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Spain Stocks Brace as Short-Selling Ban Ends

Spain's short-selling ban came to an end on Thursday but analysts have told CNBC that although the lifting of the ban is a sign of improved sentiment, further downward pressure should be expected in the coming weeks.

A trader looks at a display board showing information on the stock index, at the Madrid Stock Exchange in Madrid, Spain.
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A trader looks at a display board showing information on the stock index, at the Madrid Stock Exchange in Madrid, Spain.

At the height of Spain's crisis in July, Spain's market regulator Comision Nacional del Mercado de Valores (CNMV) ordered a ban on short-selling due to the "extreme volatility which may cause European securities markets to have a disorderly functioning."

Short selling refers to borrowing a financial instrument to sell it, in the hope of buying it back later at a lower price.

Short selling of financial stocks in Spain was blamed for worsening the country's crisis last year, when it was simultaneously facing higher bond yields and a capital flight.

Since then, the blue-chip Ibex 35 Index has soared 40 percent, helped by pledges from European Central Bank chief Mario Draghi and narrowing sovereign bond spreads.

(Read More: Worries Grow as Investors Pile Into Spain)

But the CNMW announced its decision on short-selling late on Thursday, lifting the ban on all stocks. Greece scrapped a ban on short-selling on Monday but decided to continue the ban for volatile banking stocks.

"In terms of image, the ban is not positive as an intervened market can be understood as a weakness," Soledad Pellon, a market strategist at the Madrid branch of IG Markets, told CNBC.com.

"The end of the ban would also mean that volume will increase to 2011 levels (the volume in the Spanish stock market dropped 24 percent in 2012 compared to 2011), which is very positive as a market with low volume is very inefficient and does not attract investors."

Global stocks, including many European benchmarks, have rallied in recent months on bullish sentiment. The U.K'.s FTSE 100 index has broken through the 6,300 point barrier, the S&P 500 cleared the 1,500 mark for the first time since 2007 and the German Dax is at multi-year highs.

(Read More: Spain Economy Minister Suggests No Need for Bailout)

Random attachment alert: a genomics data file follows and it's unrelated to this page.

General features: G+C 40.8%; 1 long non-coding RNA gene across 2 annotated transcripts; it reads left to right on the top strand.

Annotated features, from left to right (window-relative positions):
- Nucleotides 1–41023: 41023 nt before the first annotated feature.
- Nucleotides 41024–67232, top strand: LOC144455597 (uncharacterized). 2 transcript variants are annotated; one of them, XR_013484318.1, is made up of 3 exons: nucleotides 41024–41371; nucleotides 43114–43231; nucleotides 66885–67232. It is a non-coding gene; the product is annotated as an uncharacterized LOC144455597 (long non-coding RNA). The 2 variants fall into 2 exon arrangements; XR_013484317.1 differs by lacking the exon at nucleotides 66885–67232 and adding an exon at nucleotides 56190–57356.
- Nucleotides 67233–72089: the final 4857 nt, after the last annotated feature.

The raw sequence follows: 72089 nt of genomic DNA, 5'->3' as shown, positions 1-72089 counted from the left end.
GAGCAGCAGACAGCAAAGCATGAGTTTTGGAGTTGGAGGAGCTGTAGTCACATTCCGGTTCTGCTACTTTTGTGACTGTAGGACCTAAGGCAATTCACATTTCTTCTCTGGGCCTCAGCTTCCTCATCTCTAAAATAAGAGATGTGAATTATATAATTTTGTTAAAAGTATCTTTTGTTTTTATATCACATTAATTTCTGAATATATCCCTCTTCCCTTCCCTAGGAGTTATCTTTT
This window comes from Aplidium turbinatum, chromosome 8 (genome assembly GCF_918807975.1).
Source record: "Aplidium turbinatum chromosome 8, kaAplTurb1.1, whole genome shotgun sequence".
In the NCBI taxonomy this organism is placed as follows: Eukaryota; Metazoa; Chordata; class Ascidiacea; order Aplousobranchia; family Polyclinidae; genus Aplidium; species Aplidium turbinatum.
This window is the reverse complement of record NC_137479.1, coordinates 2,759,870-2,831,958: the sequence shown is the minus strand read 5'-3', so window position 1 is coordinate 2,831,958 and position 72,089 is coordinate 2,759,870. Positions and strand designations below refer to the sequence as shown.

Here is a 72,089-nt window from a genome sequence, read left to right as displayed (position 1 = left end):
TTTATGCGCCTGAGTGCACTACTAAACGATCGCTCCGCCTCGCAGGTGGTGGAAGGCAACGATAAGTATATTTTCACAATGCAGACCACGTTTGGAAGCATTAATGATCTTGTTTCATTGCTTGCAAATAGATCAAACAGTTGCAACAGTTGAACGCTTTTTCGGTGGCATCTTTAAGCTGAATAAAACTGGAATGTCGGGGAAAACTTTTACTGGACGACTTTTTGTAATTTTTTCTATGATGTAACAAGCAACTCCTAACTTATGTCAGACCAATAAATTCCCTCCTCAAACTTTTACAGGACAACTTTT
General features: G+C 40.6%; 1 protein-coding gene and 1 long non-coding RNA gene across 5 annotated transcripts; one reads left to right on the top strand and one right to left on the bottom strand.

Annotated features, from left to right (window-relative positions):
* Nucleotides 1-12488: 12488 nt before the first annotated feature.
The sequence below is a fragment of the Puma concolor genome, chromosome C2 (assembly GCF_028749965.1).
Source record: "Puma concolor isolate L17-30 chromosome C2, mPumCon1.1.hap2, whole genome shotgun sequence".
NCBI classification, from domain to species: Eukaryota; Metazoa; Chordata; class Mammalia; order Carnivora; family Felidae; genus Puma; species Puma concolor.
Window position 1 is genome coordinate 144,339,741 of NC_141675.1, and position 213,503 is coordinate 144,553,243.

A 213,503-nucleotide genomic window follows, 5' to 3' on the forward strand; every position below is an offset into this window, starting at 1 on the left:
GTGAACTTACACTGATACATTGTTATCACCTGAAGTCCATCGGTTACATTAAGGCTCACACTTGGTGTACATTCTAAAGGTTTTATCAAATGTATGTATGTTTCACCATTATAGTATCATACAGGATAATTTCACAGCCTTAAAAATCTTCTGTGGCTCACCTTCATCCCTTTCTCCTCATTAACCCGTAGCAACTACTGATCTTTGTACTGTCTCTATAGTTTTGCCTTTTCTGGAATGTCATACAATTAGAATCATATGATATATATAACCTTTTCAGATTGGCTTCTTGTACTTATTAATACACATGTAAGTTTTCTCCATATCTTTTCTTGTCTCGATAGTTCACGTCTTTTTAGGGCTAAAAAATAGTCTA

But this bullish sentiment could come crashing down in Spain, at least in the short term, according to Pellon as stocks begin to look overbought. Will Hedden, a colleague of Pellon's at the London office agrees, saying a correction is long overdue.

"Reinstating the ability to sell the market short will likely bring about a short term correction in the market," he told CNBC.com, indicating any future writedowns in the banking sector could make financials particularly exposed.

"The bears haven't disappeared and it's likely that Spain could be the new whipping boy in the equity markets if [the ban is] lifted too soon."

Spain's underlying economy is by no means out of the woods. On Wednesday, data from the National Statistics Institute showed gross domestic product (GDP) fell 1.8 percent in the fourth quarter from a year earlier. Record unemployment and poor retail sales also added to what is undoubtedly a fragile economy.

(Read More: Investors Throw Spain a Lifeline as Economy Shrinks)

But Antonio Lopez, a Spanish equities analyst at Exane BNP Paribas isn't convinced the whole market will be hit by the ban lifting. He added that liquid stocks which have outperformed the market with no fundamental reason, and which have a high correlation to the country's sovereign spread, could come under pressure.

The ten stocks he singled out include financials Bankinter, BBVA, Santander, and Banco Sabadell. According to him, attention could also turn to broadcaster Mediaset Espana, construction firms Grupo ACS and FCC, IT company Indra and energy giants Acciona and Gamesa.

"We do not see any reason at all for the ban to continue, but at the end, we think is a political decision made by the new head of the CNMV, which has a quite a political background," Lopez told CNBC.com.

By CNBC.com's Matt Clinch

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